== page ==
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Tuesday, September 11, 2007

The Repeatedly Forgotten Debate about the Human Eye

So this cartoon raises a popular argument against evolution. The snappy student asks the teacher to "...explain the simple evolution process of the human eyeball" and of course, in the cartoon, the teacher doesn't know what to say. I've never seen this debate go this way, although I have seen the anti-science person turn away and not listen to the answer.

Notice the strange phrasing, though? Sound a little like Bill Clinton talking about (and/or talking to [sic]) "that woman [,[sic]] Miss Lewinsky"? There's a reason for it! This argument previously had not included the word SIMPLE. The word SIMPLE was added in response to a debate that takes a little longer than the cartoon to understand. Basically, it goes like this:

Student: Explain the evolution process of the human eyeball
Teacher: Well, it started with a very simple cell capable of detecting light, and small incremental changes eventually added up to a complex organ like the mammalian eye.
Student: I can't imagine those steps, they must not exist.
Teacher: Well, they aren't that complicated, there are just a lot of them. Consider that light detecting cell in the middle of a patch of skin. A slight concavity of the surrounding skin would give some improved directional information.... [45 minutes later]... Then the slightest adjustments in the aperture...
Student: ... sorry I wasn't listening. I was publishing an article about how Kolmogorov complexity proves that life was designed by God. What were you blabbing about?
Teacher: Actually, the uncomputability of Kolmogorov complexity shows that you can never prove irreducible complexity, and I just explained in detail how the evolution of the eye could have occurred in very small steps.
Student: Whatever... I doubt the people reading my site know what Kolmogorov complexity is anyway... and it makes me look smart. Besides, doesn't your long complex explanation violate Occam's razor, making it bad science? Do you have a SIMPLE demonstration that the eye is not irreducibly complex? I DIDN'T THINK SO!
Teacher: Sure I do. Close your eyes and move your head around. Can you detect the sources of... [ring]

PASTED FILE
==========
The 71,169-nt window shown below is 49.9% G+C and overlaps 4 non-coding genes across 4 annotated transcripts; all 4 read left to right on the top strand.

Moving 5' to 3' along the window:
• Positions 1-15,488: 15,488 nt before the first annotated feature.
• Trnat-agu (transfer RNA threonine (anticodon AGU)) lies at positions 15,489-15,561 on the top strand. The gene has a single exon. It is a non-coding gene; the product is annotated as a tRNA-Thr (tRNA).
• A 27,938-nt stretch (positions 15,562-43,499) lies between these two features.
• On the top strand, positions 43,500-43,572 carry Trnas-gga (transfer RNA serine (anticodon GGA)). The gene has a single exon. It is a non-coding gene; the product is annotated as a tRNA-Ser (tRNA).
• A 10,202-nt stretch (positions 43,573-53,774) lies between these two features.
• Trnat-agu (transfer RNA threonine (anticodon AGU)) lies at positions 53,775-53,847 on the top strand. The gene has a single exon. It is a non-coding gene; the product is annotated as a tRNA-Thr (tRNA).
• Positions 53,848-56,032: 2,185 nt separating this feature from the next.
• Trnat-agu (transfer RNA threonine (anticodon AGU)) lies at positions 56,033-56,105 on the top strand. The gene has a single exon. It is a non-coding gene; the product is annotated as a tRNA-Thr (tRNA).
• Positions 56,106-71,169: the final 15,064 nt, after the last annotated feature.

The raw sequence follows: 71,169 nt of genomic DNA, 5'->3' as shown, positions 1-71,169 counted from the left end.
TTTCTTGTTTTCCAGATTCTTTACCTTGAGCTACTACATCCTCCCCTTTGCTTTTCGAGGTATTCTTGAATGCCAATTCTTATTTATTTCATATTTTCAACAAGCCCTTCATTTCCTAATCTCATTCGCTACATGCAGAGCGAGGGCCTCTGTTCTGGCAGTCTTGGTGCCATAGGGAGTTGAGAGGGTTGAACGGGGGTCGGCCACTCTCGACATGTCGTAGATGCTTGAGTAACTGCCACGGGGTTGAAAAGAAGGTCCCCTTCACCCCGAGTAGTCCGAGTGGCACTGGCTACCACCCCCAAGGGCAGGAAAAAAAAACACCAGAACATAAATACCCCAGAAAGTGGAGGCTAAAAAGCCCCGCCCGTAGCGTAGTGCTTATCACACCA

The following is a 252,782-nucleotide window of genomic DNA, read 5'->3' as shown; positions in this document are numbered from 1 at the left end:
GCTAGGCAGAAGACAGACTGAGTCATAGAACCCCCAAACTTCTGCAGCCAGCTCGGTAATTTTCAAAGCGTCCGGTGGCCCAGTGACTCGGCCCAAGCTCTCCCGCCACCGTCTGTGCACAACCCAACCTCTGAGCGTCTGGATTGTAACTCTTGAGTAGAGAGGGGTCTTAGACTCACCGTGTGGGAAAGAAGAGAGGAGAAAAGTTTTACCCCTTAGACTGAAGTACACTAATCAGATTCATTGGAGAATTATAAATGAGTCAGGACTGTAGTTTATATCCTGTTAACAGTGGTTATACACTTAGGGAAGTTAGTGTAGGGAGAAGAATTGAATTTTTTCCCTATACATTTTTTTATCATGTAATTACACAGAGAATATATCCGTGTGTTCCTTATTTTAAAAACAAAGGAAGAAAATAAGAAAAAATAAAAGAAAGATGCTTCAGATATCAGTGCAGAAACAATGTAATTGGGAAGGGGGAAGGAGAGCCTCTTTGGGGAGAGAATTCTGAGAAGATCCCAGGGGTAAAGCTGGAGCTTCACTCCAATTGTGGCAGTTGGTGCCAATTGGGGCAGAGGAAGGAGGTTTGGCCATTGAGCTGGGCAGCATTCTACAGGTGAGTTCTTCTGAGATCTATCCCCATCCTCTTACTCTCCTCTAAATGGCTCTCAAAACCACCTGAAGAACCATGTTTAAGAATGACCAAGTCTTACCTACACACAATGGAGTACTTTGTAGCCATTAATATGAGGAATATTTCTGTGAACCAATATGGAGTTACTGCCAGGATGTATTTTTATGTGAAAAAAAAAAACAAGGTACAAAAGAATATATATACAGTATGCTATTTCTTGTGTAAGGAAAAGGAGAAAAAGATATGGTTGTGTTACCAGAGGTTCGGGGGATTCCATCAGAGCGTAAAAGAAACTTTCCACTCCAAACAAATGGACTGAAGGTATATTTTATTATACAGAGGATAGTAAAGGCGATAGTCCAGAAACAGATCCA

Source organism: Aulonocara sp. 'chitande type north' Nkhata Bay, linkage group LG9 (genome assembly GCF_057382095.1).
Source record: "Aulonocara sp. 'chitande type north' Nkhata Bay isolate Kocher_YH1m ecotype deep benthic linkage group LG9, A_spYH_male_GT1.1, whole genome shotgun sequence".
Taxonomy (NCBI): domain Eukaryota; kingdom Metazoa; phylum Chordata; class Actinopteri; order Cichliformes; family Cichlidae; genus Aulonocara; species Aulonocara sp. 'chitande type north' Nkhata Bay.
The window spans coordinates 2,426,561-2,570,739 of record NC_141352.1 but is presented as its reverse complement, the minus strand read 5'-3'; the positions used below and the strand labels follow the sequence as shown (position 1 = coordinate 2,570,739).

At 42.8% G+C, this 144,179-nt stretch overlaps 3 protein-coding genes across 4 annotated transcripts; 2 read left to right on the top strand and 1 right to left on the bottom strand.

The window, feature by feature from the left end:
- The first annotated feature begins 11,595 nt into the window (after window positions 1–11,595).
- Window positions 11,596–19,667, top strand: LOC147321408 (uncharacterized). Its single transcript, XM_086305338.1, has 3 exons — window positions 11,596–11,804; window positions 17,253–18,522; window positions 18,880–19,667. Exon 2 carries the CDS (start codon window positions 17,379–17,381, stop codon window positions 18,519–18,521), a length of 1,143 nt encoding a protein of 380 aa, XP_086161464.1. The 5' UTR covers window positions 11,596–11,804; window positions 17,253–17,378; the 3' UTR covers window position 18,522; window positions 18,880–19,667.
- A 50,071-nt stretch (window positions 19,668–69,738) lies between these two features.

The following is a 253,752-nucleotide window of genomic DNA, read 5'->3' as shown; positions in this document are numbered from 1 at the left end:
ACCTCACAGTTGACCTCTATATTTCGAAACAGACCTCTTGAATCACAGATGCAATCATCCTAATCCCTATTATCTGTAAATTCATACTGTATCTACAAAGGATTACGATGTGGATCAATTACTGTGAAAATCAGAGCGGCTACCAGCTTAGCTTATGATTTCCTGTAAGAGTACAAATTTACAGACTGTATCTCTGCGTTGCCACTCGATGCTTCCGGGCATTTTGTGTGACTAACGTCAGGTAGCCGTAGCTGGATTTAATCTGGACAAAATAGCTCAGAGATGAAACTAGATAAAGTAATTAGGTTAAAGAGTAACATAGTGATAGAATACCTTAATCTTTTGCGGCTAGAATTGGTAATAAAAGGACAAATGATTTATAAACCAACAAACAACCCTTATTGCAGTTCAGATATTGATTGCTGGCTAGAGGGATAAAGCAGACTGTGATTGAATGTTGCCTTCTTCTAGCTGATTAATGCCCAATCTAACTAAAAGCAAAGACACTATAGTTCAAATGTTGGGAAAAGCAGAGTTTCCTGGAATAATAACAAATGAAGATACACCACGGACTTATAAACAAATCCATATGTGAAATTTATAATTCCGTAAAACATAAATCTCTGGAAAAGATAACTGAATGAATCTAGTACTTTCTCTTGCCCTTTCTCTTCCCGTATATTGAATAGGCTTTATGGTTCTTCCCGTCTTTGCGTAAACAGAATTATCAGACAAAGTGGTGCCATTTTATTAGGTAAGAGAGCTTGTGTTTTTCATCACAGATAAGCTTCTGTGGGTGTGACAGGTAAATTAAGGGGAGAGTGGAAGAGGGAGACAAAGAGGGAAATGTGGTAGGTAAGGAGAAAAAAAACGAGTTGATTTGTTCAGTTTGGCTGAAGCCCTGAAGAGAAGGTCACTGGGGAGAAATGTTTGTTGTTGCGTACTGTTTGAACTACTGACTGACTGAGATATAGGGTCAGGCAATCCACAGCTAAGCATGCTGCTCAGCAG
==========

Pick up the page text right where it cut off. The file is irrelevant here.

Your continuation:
Student: I don't know, but I definitely hear a bell ringing. Time for lunch!

And so it goes. If it's not lunch, then it's some other excuse to change the subject so that they can refer back to "the human eye" as one of the arguments they won, proof that evolution is still "just a theory" -- whatever that means.

As for the other cartoons on this page, none of them even resemble something that was ever an attempt at a rational argument against evolution, so my response to them is simply "nuh-uh".

Tune in next time when I explain to the complexity-theory challenged what Kolmogorov complexity and Entropy are (and what they are not).

For more on the evolution of the eye:
Here is a nice, easy to read, article: http://library.thinkquest.org/28030/eyeevo.htm
And the more detailed wikipedia entry: http://en.wikipedia.org/wiki/Evolution_of_the_eye

Monday, September 10, 2007

Authors of "Christians Misunderstand ... Evolution According to ChristiaNet.com Poll" and ChristiaNet.com Poll Misunderstand Evolution

According to this article, it is important for Christians to learn the difference between micro and macro evolution. Of course, the better one understands evolution, the less meaningful the distinction becomes. Like distinguishing between a "creek" and a "river", the distinction seems clear at the extremes, but when you look for the line that separates the two, you realize that it's not a matter of a fuzzy line, but rather a line that truly doesn't exist, and in order to be precise we need a richer technical vocabulary, which involves actually studying the subject -- uh-oh.

Of course, what's really going on here is an attempt to inoculate people against science education. It isn't about facts at all, but rhetorical devices. And following the rules of science is completely out of the question!

Tune in next time when I explain how the simple expression z2 + c generates the infinite variety of the Mandelbrot set and what this means for the argument that "simple things cannot generate complex things" -- and other one-liners from the anti-science folks.